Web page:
OK, fancy folks might prefer “distributed intelligence.” But why worry about semantics? Gobs of knowledge exists out there about everything. It’s all available, often for free. Whether it’s asking experts on LinkedIn or tweeting tutors on Twitter, MIT’s OpenCourse or capturing context through Zemanta, the Interwebs put immense amounts of information at your fingertips. Here are 15 tools I use almost daily for keeping on top of the World Wide Web of information.
- RSS feeds. I couldn’t live without them. But getting through a few hundred feeds requires time – or tools that make it easy to sort, search, scan and skip. I particularly like NetNewsWire as my main newsreader, but also make heavy use of Google Reader. Why? Because of a cool trick Steve Rubel demonstrates to help you become a “knowledge management ninja.” It’s the single best way to stay on top of things.
- Twitter and Summize. Longtime readers know I think Twitter rocks. But what if you don’t have time to engage in conversation there every day? Or if you just need to know what’s buzzing there? That’s where Summize (now owned by Twitter) comes into play. Set up searches for terms you care about, subscribe to feeds for those results and you’re immediately in the know.
- Blog search feeds. Just as with Summize, I subscribe to a series of blog search feeds using IceRocket, Regator and Technorati. Plug in your favorite search terms, subscribe to the feeds and you’re off to the races.
- Wikipedia. While academics have mixed views of Wikipedia, it always offers a strong jumping off point to find detailed information. If the results leave you with more questions, explore the links within its footnotes for deeper context.
- Google. Um, yeah. You’re likely familiar.
- Flickr. Need an image? Check out Flickr. Seth Godin even suggests a cool tip for finding commercially useful photos on Flickr. For free. Cool beans.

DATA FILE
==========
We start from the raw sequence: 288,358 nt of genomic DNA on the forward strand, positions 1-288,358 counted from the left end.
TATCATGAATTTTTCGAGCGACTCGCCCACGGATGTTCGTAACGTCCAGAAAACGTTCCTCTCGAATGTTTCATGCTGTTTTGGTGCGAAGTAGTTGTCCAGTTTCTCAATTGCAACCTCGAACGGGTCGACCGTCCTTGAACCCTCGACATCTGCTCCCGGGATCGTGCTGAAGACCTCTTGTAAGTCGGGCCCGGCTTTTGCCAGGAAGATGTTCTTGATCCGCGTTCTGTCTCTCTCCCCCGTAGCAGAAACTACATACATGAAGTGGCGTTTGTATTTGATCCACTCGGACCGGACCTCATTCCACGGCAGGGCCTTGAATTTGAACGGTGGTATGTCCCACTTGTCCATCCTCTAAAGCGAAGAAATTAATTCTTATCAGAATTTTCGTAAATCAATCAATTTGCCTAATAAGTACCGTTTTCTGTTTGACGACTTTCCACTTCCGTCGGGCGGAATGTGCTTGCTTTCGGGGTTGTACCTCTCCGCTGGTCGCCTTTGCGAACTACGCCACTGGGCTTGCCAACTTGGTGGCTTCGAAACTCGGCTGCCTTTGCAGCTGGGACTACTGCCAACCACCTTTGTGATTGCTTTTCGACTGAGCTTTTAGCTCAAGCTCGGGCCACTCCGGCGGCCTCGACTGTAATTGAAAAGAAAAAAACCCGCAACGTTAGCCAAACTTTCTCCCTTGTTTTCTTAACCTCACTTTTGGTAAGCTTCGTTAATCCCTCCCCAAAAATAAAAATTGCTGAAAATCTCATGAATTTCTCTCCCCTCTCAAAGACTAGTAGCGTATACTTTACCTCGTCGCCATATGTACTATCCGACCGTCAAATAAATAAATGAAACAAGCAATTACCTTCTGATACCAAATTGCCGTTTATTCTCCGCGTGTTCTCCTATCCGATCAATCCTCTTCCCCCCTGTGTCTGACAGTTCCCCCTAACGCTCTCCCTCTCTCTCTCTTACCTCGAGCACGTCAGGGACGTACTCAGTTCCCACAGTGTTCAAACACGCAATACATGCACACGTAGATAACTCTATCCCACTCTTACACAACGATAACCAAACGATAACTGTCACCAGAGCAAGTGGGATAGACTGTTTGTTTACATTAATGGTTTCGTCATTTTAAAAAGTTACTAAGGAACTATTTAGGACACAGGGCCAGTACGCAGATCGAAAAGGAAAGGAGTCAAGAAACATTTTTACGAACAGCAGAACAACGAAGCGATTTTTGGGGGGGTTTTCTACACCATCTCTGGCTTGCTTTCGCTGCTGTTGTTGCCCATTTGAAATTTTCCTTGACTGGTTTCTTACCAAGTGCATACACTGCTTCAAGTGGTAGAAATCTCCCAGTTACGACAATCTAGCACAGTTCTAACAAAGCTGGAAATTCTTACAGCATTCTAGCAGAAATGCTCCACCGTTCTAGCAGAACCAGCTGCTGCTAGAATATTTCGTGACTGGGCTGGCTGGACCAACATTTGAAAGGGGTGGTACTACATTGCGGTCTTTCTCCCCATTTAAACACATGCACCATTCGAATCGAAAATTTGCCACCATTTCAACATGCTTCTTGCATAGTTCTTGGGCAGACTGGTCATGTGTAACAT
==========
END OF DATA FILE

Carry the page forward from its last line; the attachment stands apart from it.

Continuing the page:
- Thesaurus.com and Dictionary.com. No, I don’t know another word for “thesaurus.” But if one existed, you’d find it in these useful online guides.
- LinkedIn, Especially LinkedIn’s excellent Answers section. Sure, I use LinkedIn as an online Rolodex. But being able to ask people I know and trust and the people they know and trust for advice and opinions is an enormous benefit.
- IMDB.com and Baseball-Reference.com. OK, it can’t be work all the time. These two reference tools help me find out not only who played the fearsome Yankees slugger Heywood in “Major League” (Peter Vuckovich), but whether he, too, was a “Wild Thing” (Vuckovich, in real life a Cy Young award-winning pitcher, threw 46 wild pitches in 11 seasons). See? Fun and useful.
- SEO tools. A big part of my job depends on sites showing up in search engines. 3 tools help make sure that happens: SEOmoz, Wordtracker and Google’s Keyword Tool. For real.
- Quantcast and Compete. Absolutely invaluable for inexpensive competitive research.
- Del.icio.us. Whether you prefer the old style del.icio.us URL or the new delicious.com, Delicious makes for one tasty treat (Sorry. Couldn’t help myself). Lame jokes aside, after Google, it’s my personal favorite search engine. And, just like the Twitter and blog searches above, subscribe to RSS feeds for key tags and the search results come to you.
- News aggregators. Everyone has a favorite, whether Google News, Memeorandum , what-have-you. Me? I like Hacker News.
- The Economist. I don’t read too many magazines these days (something’s got to give). But I do read the Economist regularly to get its perspective on the world at large. Bonus: their online style guide is must-read for anyone developing style guides, especially for companies doing business around the world. And on the web, that’s everybody.
- You. Emails, tweets, comments, etc. all help me understand things more broadly and more deeply every day. I learn as much from the people around me (online and offline) as any other source.
Those are my top 15 tools. But, I’m sure I missed something useful. What helps you search, sort and scan the Web? Tell us about it in the comments below.
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